Whoa, hey there guys, it’s been awhile since I posted so I figured I’d upload a review I recently wrote for a class, so here are my thoughts on Chinatown.
In 1974 director Roman Polanski created the perfect crime-mystery drama that would bring a man to tears: Chinatown. In this instance, it was a woman who was brought to tears, since I am a female, but you still get the idea.
Chinatown opens up in a dim, dusty old office with an older woman dressed, awkwardly, to the nines. She is there to ask for the help of private eye Jake Gittes (Jack Nicholson). She claims her famous husband, Hollis Mulray, owner and builder of many Los Angeles’ dams, bridges, and water sources, is cheating on her. This single scene sets the mysterious tone for this terrific, mind-boggling 1930s trip of a movie.
Discussing the rest of the plot is a difficult feat to accomplish without giving anything away about the movie’s many layers. Although, I would like to point out that the plotline of this movie happens in the summer of 1937, which was one of the hottest years for the West coast. Many people were paying high taxes for clean drinking water in California. The public was told the taxes would help bring water to their parched lips.
The setting is classic for a real private eye, mystery drama. For many 20 somethings, when they think of a P.I. detective they think about a dusty 1930s Hollywood setting. This may be thanks to old reruns on television or maybe even a personal favorite movie.
Seeing the old automobiles puttering around town with every man wearing a fedora, and every adult lighting up a cigarette, paints a perfect picture of the era. This image leaves no room for thought about a crime-mystery drama not set in the 1930s.
The acting in Chinatown is superb. Nicholson portrays the gritty, cynical detective with a hole in his heart perfectly. Interestingly enough, the screenwriter, Robert Towne, had actually written the part for Nicholson before he was ever cast. Faye Dunaway on the other hand, was a last-minute choice as the leading lady by the makers of the film, but she was perfect nonetheless. No one else could have played her character, Evelyn Mulray, better. You laugh with her, cry with her, and you understand her woman’s perspective with her. She acts not only with her lines but her body too, and the symbolism that is sometimes depicted, thanks to her body language, is astounding.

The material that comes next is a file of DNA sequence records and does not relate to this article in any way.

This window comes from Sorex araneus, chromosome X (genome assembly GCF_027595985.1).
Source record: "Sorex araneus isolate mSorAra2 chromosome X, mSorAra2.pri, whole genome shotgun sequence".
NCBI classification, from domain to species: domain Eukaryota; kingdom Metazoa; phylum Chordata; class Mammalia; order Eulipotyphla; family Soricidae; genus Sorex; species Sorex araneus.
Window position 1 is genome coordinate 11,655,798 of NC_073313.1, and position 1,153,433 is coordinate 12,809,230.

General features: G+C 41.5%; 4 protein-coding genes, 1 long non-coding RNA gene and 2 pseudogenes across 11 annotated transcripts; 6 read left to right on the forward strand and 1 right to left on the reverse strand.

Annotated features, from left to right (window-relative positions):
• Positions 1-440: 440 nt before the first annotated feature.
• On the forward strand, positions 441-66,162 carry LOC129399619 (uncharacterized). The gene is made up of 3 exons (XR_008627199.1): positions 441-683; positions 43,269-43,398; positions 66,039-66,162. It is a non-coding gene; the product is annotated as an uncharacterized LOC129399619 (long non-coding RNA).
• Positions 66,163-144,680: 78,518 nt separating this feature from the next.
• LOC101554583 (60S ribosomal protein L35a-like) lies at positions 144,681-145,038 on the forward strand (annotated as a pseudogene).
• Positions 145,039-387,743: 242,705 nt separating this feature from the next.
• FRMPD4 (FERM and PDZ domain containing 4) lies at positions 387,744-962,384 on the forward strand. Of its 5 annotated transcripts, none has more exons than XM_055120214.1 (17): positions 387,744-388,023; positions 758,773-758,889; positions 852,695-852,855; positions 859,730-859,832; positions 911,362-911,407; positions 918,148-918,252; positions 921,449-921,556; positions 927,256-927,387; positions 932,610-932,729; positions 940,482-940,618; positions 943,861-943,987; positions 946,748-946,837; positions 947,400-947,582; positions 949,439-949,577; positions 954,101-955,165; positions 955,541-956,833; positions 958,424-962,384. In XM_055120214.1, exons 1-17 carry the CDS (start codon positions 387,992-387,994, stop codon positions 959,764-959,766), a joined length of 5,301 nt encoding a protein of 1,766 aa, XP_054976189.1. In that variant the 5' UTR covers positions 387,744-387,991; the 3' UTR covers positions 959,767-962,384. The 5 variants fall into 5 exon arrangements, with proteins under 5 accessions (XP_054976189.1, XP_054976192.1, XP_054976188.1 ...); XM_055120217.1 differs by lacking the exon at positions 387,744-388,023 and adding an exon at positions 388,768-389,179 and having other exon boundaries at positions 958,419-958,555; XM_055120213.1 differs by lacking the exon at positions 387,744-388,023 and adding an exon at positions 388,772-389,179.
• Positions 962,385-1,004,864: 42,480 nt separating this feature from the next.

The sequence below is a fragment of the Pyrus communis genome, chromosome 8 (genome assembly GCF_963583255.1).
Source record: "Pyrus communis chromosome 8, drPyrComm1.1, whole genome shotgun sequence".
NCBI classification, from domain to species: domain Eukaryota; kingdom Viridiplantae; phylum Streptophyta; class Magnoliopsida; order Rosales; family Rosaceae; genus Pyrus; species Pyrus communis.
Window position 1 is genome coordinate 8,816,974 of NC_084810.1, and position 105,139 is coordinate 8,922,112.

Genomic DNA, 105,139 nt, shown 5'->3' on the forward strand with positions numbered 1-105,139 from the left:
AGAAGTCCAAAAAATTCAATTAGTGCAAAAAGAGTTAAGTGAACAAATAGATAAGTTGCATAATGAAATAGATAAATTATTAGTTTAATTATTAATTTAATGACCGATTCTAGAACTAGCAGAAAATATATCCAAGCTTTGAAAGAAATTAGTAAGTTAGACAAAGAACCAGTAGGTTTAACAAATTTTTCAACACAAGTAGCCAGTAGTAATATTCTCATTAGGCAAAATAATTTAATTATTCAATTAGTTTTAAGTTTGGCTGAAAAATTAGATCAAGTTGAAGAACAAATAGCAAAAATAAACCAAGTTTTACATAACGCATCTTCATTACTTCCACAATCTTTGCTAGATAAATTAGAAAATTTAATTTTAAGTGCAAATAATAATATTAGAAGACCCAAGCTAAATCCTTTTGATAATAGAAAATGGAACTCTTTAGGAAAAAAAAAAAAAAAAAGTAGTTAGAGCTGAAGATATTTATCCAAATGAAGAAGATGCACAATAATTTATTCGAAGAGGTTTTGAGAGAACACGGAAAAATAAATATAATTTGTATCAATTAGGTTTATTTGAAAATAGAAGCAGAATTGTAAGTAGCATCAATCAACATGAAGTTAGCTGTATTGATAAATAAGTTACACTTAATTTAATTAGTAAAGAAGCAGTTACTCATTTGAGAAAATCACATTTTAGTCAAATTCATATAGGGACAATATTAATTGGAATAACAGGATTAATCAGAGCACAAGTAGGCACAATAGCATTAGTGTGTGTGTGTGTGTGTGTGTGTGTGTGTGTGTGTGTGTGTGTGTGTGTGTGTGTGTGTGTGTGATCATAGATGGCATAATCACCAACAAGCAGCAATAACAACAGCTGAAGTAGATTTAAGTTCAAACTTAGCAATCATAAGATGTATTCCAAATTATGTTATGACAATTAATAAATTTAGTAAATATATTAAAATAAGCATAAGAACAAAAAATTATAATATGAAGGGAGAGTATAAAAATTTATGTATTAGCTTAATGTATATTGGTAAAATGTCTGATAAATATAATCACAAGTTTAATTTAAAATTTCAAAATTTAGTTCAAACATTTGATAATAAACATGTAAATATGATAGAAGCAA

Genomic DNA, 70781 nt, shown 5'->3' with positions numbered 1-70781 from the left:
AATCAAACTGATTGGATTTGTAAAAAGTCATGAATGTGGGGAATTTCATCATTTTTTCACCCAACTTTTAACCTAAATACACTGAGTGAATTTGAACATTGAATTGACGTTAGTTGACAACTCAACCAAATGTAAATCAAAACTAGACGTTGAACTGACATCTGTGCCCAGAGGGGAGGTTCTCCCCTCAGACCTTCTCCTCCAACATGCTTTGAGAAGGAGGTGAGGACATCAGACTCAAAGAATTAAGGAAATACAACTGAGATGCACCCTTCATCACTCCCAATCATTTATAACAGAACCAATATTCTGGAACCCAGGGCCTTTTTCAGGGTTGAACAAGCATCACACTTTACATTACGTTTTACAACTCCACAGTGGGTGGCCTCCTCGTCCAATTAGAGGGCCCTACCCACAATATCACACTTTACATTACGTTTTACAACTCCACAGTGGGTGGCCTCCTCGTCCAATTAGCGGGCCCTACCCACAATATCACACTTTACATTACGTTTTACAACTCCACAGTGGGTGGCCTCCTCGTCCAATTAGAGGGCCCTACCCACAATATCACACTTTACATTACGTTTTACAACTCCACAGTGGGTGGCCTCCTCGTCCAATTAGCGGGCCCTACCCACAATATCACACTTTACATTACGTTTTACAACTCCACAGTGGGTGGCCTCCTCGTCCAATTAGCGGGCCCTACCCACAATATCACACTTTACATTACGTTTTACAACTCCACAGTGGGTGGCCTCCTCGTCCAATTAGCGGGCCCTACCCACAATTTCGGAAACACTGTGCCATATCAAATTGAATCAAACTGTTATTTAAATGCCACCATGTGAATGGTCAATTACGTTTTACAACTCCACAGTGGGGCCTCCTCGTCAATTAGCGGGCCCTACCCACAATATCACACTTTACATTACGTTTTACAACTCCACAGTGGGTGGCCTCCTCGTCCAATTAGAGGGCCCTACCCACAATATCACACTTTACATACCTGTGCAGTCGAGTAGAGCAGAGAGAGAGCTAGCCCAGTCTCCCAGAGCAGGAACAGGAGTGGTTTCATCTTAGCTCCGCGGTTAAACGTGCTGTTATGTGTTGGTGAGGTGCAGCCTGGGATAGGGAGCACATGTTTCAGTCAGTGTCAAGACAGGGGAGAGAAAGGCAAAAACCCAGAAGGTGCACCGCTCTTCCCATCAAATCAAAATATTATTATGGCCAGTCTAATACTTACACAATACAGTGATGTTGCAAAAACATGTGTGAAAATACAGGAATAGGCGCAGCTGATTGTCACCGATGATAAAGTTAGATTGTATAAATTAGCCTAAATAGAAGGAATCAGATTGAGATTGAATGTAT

After watching Chinatown, I actually realize how many cartoon cultural references I have been missing throughout the years. After the opening scene I realized it was a spitting real-life image of Who Framed Roger Rabbit from 1988. After some research, apparently Jake Gittes and Chinatown were supposed to be a part of a trilogy, but the final installment, which was going to be based on a new highway development, was never made. Turns out the plot was later used for Roger Rabbit. Remarkably, that movie’s private eye, Eddie Valient, is a near replica of the classic Gittes.
The more recent Rango (2011) not only replicates a few classic character motifs and scenes from Chinatown, but also recreates the entire “lack of water” plotline into a more family-friendly animation. If you watch Rango before or after Chinatown you will continuously have an open gape as a mouth during your viewing. I honestly thought that Rango was a family-friendly version of Chinatown for nearly half the movie. Either way, all three films are not only magnificent but also a personal favorite of mine.
Chinatown is a brilliant movie that has aged graciously throughout the years. It holds plenty of mystery and awe for any new-found adult whom is also a fan of Rango and Roger Rabbit.
For those interested, Rango and Chinatown are currently (4/18/13) available on Netflix.